An alternative to traditional income properties, Toronto’s vibrant tourism industry offers ample opportunity for investment. Over the past few years, short-term rentals have become an increasingly popular avenue for earning passive income – and for good reason. With a small and easily manageable labour input, operating a short-term rental property can bring in some truly great earnings.
While short-term rentals can be a good investment opportunity, they do come with a lot of red tape, far more than a traditional rental unit. Being underprepared around regulations and bylaws can potentially land you in hot water. Before you begin shopping for the perfect place in Toronto to set up a short-term rental, there’s a lot to know.
As real estate investment specialists in Toronto’s west end, we’ve helped countless clients find the right property for them. If you’re looking to buy a property and create a short-term rental unit, here’s what you need to know.
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Toronto’s Short-Term Rental Landscape
As a global tourist destination, Toronto’s short-term rental market is hot. Since their rise in popularity, services like Airbnb or Booking.com have connected travellers with high-quality accommodations and allowed investors to cash in on the demand.
However, it has taken time for some neighbourhoods to adjust to the steadily rising volume of short-term rentals in the city, and new restrictions and regulations have emerged to protect community interests.
While managing a short-term rental might feel like a side hustle, it’s a fully-fledged business in the eyes of the city. This means that short-term rentals are, like businesses, subject to various laws and regulations. The City of Toronto defines a short-term rental unit as a property (or portion of a property) that is rented out for a period of 28 days or less in exchange for payment.
First things first, all short-term rentals in Toronto must be formally registered with the city every year. There is a small registration fee, however, this process is fairly easy and can be done online.
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Bylaws & Restrictions
Beyond registration, there are a lot of bylaws and restrictions that impact short-term rentals. These bylaws are important to understand as they dictate where and how short-term rentals can be owned and operated. In Toronto, investors are allowed to run a short-term rental property at their primary residence – meaning the address you use for bills, identification, taxes and insurance with minimal restrictions. At your primary residence, you’re able to operate a short-term rental unit for as many days as you wish annually. However, if you purchase a dedicated investment property, you may only carry out short-term leases for a total maximum of 180 days each year.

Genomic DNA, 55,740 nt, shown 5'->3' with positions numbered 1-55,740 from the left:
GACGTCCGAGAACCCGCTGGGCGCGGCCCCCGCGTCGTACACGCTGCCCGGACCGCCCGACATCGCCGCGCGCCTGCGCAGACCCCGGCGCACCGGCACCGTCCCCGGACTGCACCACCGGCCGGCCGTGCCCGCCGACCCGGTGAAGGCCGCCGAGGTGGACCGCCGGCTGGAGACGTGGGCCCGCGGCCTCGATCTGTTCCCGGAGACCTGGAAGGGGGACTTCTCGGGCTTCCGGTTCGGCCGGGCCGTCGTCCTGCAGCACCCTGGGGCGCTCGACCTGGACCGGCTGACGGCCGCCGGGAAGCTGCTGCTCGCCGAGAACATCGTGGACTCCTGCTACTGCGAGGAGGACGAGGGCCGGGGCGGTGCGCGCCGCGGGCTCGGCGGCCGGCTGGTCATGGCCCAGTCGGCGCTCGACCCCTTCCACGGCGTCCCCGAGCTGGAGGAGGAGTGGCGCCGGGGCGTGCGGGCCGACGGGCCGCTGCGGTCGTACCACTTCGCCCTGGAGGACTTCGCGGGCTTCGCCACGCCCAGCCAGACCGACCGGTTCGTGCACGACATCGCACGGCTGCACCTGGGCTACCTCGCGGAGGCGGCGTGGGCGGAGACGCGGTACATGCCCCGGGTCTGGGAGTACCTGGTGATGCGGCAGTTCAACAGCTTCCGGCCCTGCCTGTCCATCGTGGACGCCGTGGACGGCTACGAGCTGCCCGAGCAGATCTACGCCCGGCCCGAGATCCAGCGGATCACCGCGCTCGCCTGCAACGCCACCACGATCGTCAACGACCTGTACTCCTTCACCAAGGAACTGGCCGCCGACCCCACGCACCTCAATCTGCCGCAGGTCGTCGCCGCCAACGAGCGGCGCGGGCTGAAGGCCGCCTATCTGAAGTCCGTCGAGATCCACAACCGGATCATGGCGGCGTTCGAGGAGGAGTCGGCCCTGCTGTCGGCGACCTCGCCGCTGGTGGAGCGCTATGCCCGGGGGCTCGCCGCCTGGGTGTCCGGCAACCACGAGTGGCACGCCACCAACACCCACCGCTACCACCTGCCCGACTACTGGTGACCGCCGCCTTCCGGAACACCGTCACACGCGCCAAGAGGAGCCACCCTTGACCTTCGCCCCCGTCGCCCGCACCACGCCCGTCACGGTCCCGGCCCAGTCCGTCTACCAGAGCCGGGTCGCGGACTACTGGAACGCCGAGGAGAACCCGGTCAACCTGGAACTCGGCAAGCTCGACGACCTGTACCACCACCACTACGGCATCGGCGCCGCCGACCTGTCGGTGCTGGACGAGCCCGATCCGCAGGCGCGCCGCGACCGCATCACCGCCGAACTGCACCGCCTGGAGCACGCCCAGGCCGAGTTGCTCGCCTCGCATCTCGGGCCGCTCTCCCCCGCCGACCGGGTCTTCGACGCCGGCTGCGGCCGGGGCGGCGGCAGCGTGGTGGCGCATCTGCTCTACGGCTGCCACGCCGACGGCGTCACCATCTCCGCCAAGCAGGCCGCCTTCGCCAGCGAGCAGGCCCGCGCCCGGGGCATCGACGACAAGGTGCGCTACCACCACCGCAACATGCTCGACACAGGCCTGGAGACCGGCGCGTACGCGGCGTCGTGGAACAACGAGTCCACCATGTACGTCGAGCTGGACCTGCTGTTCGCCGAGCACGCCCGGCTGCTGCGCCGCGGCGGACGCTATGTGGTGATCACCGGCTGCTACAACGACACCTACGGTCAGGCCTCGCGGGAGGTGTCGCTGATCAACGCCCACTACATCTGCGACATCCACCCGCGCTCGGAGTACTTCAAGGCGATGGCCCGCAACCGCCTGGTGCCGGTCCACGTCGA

While some investors may attempt to bypass this regulation, it’s important to note that fines for breaking these rules can be very steep.
Additionally, short-term rentals can only be operated in certain areas of the city. While most residential areas have zoning permissions for these types of rentals, you’ll want to do your research and talk to your real estate agent about applicable bylaws before you buy an investment property.
Safety Regulations & Record Keeping
After completing the setup process, there are a few basic safety regulations that you’ll need to follow as you operate your rental. Here’s an overview of some of the basic requirements. You’ll need to:
- Keep a detailed record of each stay, including the duration, daily and total price of rental, and information on which parts of the property were rented.
- Provide guests with an emergency exit plan.
- Provide guests with information about local emergency services.
- Display your registration information on online listings.
Municipal Accommodation Tax
In addition to HST, all short-term rentals in Toronto are required to hold a Municipal Accommodation Tax (MAT). The MAT is 4% and is required for any rental transaction of fewer than 28 days. You’ll be required to pay your MAT on a quarterly basis, and will need to submit an MAT report each time – even if you didn’t host any guests during that time period.
Depending on which rental platforms you choose to work with, you may be able to sign a voluntary collection agreement, which allows the company to collect and remit the MAT for you.
In addition to the MAT, there are other taxes to be prepared for. Just like a normal rental property, earnings from short-term rentals are subject to income taxes. In order to avoid an unpleasant surprise during tax season, you’ll want to put a portion of your income aside every month.